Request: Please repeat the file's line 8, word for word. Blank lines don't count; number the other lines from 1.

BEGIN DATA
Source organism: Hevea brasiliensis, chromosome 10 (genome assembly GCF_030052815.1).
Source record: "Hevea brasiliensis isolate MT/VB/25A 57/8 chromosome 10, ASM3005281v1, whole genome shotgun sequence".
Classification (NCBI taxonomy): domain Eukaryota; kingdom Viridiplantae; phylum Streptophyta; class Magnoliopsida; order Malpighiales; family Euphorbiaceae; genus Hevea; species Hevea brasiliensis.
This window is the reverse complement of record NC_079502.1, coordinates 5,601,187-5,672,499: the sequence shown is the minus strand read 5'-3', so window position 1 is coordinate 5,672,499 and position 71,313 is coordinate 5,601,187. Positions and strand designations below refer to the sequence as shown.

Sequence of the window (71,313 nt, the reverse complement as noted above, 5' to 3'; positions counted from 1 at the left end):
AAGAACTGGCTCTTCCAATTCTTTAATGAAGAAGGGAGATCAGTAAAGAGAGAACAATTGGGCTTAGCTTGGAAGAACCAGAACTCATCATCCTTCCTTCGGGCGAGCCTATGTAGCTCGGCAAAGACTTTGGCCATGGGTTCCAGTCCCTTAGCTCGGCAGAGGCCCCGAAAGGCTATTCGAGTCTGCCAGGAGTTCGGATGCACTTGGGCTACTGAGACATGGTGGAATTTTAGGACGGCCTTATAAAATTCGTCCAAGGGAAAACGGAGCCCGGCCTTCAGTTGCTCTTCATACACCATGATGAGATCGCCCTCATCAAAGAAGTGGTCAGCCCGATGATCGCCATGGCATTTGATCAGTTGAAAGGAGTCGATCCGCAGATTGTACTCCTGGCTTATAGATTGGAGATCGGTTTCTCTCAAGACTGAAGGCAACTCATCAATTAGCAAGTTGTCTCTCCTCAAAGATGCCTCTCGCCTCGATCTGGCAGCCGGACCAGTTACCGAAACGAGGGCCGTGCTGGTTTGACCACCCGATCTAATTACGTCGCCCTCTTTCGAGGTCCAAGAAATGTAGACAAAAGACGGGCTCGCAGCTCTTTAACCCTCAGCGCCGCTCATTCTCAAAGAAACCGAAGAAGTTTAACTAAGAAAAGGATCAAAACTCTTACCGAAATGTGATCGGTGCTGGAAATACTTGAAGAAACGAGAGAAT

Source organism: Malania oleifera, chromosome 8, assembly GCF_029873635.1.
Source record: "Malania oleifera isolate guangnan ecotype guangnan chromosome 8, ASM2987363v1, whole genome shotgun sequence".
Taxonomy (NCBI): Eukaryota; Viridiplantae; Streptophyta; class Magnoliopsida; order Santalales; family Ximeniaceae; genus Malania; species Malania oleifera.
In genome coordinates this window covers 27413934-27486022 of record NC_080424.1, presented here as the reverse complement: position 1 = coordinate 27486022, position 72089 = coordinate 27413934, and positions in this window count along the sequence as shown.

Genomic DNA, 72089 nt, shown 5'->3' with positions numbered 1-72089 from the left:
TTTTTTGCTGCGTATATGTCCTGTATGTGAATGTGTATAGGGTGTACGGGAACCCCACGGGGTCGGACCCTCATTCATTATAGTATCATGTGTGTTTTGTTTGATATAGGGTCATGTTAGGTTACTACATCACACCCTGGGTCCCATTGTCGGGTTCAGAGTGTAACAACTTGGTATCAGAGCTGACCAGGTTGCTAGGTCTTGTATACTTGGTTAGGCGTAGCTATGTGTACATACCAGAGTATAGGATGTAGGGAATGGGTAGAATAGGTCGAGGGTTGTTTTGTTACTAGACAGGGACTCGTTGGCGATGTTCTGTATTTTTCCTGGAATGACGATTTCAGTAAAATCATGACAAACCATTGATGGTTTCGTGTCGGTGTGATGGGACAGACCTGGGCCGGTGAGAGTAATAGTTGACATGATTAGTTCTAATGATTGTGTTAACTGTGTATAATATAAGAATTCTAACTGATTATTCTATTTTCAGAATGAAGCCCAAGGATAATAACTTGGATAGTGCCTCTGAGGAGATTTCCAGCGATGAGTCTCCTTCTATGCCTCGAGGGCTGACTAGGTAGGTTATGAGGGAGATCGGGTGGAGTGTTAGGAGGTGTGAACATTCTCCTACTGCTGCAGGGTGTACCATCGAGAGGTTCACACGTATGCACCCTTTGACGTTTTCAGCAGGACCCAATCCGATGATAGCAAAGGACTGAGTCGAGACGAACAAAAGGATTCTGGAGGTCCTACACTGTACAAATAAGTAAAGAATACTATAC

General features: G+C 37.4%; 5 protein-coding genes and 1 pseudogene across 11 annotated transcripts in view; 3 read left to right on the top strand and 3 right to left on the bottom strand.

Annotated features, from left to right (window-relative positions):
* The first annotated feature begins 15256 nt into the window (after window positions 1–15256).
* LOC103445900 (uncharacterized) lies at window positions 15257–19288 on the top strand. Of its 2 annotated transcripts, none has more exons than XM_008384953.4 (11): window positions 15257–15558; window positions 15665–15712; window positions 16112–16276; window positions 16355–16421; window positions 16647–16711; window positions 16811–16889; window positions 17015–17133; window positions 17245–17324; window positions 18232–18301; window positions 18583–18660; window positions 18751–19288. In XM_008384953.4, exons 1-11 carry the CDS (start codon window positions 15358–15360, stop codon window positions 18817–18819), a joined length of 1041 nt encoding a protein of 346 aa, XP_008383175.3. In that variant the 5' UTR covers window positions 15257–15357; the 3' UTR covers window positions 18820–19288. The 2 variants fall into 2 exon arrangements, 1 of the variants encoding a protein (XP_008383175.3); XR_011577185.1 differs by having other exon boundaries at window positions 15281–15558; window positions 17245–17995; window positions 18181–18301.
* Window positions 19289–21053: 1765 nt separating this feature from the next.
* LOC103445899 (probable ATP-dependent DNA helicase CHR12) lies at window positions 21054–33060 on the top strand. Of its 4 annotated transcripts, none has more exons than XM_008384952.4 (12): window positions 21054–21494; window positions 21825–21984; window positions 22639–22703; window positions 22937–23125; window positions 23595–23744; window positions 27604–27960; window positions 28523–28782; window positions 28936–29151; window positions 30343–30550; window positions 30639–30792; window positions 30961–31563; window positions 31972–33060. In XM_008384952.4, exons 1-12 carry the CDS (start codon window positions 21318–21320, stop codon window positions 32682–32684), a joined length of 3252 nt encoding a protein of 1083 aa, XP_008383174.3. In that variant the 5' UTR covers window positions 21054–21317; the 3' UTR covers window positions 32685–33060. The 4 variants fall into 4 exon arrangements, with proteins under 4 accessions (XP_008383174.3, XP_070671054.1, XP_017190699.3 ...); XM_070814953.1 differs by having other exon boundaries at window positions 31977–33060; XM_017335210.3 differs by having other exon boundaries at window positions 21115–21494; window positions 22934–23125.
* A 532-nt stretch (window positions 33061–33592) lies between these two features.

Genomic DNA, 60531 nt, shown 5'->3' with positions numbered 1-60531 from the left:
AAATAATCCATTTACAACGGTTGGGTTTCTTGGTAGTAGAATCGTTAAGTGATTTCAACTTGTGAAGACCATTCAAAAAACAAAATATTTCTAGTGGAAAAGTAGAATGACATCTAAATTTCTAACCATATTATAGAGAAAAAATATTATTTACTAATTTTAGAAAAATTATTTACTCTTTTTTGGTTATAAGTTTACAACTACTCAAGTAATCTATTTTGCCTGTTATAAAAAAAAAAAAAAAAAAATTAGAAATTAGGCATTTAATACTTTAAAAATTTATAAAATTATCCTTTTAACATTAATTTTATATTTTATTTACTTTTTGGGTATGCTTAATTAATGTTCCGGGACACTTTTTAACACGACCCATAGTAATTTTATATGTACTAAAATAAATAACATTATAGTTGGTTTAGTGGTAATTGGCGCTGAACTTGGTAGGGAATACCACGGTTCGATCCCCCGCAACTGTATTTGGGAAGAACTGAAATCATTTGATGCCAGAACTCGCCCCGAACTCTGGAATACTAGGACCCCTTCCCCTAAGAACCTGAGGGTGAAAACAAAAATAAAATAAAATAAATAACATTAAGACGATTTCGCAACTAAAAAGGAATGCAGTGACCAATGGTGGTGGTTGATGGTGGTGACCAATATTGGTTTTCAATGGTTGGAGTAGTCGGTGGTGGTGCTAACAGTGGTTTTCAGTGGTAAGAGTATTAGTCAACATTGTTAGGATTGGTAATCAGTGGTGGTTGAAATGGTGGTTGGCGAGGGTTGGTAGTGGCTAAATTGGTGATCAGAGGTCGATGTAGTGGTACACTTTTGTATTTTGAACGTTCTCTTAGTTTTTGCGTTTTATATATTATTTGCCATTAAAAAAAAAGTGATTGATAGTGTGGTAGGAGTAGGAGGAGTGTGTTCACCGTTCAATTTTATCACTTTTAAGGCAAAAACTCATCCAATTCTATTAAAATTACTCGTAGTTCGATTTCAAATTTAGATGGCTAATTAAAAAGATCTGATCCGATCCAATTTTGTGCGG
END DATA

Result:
Source record: "Malania oleifera isolate guangnan ecotype guangnan chromosome 8, ASM2987363v1, whole genome shotgun sequence".